(UPDATED with Jackson estate statement) With five nominations going into next month’s Emmy Awards, Leaving Neverland is hoping to score a final win in court too.
Under legal fire from the extremely litigious estate of Michael Jackson, the HBO documentary examining allegations that the Thriller star sexually abused children has now moved to have the case against it tossed out of court once and for all.
“Plaintiffs’ claims fail because they violate the First Amendment, Due Process Clause and public policy, and in any event, the contract on which they are based is inapplicable and expired,” states the special motion to strike by HBO’s powerhouse lawyers Theodore Boutrous Jr. and Daniel Petrocelli (read it here).
“California’s Anti-SLAPP law empowers—indeed requires—this Court to put an end to this litigation now,” the Gibson, Dunn & Crutcher LLP and O’Melveny & Myers LLP attorneys add in the August 15 paperwork submitted to federal court. “Accordingly, the Court should strike Plaintiffs’ Petition and claims with prejudice, and award attorneys’ fees and costs to HBO pursuant to the anti-SLAPP law’s mandatory attorneys’ fees clause for prevailing defendants.”
A hearing date of September 19 has been set, just three days before the 71st Primetime Emmys air live on Fox.
The move follows a decision in late May by U.S. District Court Judge George H. Wu to deny the estate’s ask to have the case taken behind closed doors and be decided by the American Arbitration Association, and have it sent back to state court. With the spotlight on the Dan Reed-directed project even before its police-protected but well-received world premiere at the Sundance Film Festival earlier this year, the estate of the deceased singer failed to convince then-HBO boss Richard Plepler to pull the plug on the docu in mid-February.
Soon after, attorneys from Kinsella Weitzman Iser Kump & Aldisert LLP and Freedman + Tailtelman LLP launched the big-bucks suit in Los Angeles Superior Court seeking an injunction against the March 3-debuting film. Also as a part of that action, attorneys for the estate cited a portion of a 1992 deal between Jackson and HBO over a concert special as proof of the legal slippage by the premium cabler.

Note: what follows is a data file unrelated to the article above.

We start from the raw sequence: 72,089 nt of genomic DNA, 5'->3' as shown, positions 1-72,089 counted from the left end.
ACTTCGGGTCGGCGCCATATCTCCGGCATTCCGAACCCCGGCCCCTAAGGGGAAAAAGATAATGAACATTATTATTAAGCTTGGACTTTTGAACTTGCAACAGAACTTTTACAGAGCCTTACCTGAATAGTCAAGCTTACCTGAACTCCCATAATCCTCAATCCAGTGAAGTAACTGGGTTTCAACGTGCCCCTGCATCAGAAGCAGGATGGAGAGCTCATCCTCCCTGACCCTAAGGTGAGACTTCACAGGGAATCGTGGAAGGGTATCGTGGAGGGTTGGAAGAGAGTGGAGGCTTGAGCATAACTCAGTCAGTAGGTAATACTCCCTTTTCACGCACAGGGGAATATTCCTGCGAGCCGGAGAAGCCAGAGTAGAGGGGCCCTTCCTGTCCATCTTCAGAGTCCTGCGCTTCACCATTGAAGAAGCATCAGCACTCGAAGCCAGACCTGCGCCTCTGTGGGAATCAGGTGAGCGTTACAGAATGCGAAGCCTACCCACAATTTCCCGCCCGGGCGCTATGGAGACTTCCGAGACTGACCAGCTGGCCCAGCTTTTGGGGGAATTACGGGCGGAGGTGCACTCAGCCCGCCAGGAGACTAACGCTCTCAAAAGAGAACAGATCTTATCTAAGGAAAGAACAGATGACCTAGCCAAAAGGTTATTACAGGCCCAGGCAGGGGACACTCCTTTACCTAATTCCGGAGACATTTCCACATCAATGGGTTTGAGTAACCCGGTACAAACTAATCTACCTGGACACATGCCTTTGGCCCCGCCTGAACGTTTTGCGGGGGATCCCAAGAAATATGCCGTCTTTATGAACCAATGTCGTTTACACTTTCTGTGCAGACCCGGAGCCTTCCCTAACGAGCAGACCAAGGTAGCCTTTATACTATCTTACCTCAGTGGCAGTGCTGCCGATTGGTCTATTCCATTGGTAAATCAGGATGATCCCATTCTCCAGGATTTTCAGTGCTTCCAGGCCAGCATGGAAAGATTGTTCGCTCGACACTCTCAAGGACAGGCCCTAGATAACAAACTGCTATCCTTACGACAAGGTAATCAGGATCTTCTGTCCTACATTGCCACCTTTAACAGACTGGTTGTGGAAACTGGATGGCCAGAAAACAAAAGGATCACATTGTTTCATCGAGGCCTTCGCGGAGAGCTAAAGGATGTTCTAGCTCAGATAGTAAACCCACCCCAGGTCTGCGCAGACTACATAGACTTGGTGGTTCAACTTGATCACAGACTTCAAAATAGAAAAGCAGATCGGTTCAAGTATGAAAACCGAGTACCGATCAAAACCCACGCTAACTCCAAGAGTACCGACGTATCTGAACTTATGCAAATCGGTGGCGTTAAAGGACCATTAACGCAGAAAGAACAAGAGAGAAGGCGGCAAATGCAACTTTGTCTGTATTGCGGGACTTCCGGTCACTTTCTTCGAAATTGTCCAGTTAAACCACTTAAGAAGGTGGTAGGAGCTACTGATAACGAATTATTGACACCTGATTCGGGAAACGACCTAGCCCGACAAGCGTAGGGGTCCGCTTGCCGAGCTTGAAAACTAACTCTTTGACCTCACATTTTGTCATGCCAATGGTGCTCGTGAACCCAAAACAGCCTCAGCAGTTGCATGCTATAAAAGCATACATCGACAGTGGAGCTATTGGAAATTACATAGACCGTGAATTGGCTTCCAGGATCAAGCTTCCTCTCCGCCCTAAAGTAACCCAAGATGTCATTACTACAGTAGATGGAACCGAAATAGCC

That almost 30-year-old deal didn’t get much traction, but the case then slid to federal court in early March for jurisdictional reasons. That move came just over a week after Leaving Neverland played to some of the biggest documentary viewerships HBO in the past decade.
The timing of the lawsuit and the seemingly scattershot approach of the estate was brought front and center in this week’s filing.
“Plaintiffs’ Petition was filed as a public shot across the bow, threatening to pursue and punish HBO in a ‘public’ arbitration seeking over $100 million, even before Leaving Neverland debuted on HBO,” Boutrous and Daniel Petrocelli declared.
“Towards that end, Plaintiffs took a number of extraordinary steps: they filed their Petition in court (when they could have filed privately in arbitration), pled in detail the substance of their claims (when not required to compel arbitration), and claimed to be seeking that to which they are not entitled (punitive damages),” the duo points out to the court. “Such speech-chilling conduct is antithetical to the First Amendment principles that protect speech on issues of public concern, and seeks to unlawfully punish “would-be critics” of public figures.”
The Micheal Jackson estate rejected all that in a statement to Deadline today.
“A contract doesn’t expire just because you wish it so as HBO does here,” a spokesperson for the estate said Friday. “There is no expiration term in the contract, nor does it terminate as a matter of law. Likewise, the First Amendment does not protect HBO from willfully and blatantly violating its contractual obligations, as it did here. The Estate of Michael Jackson is confident that HBO’s latest attempt to avoid its contractual obligations will fail.”
Whether or not the case is before the courts by the time the Emmys come up, Leaving Neverland is up for Outstanding Documentary or Nonfiction Special as well as noms for Directing, Sounding Editing, Picture Editing and Sound Mixing.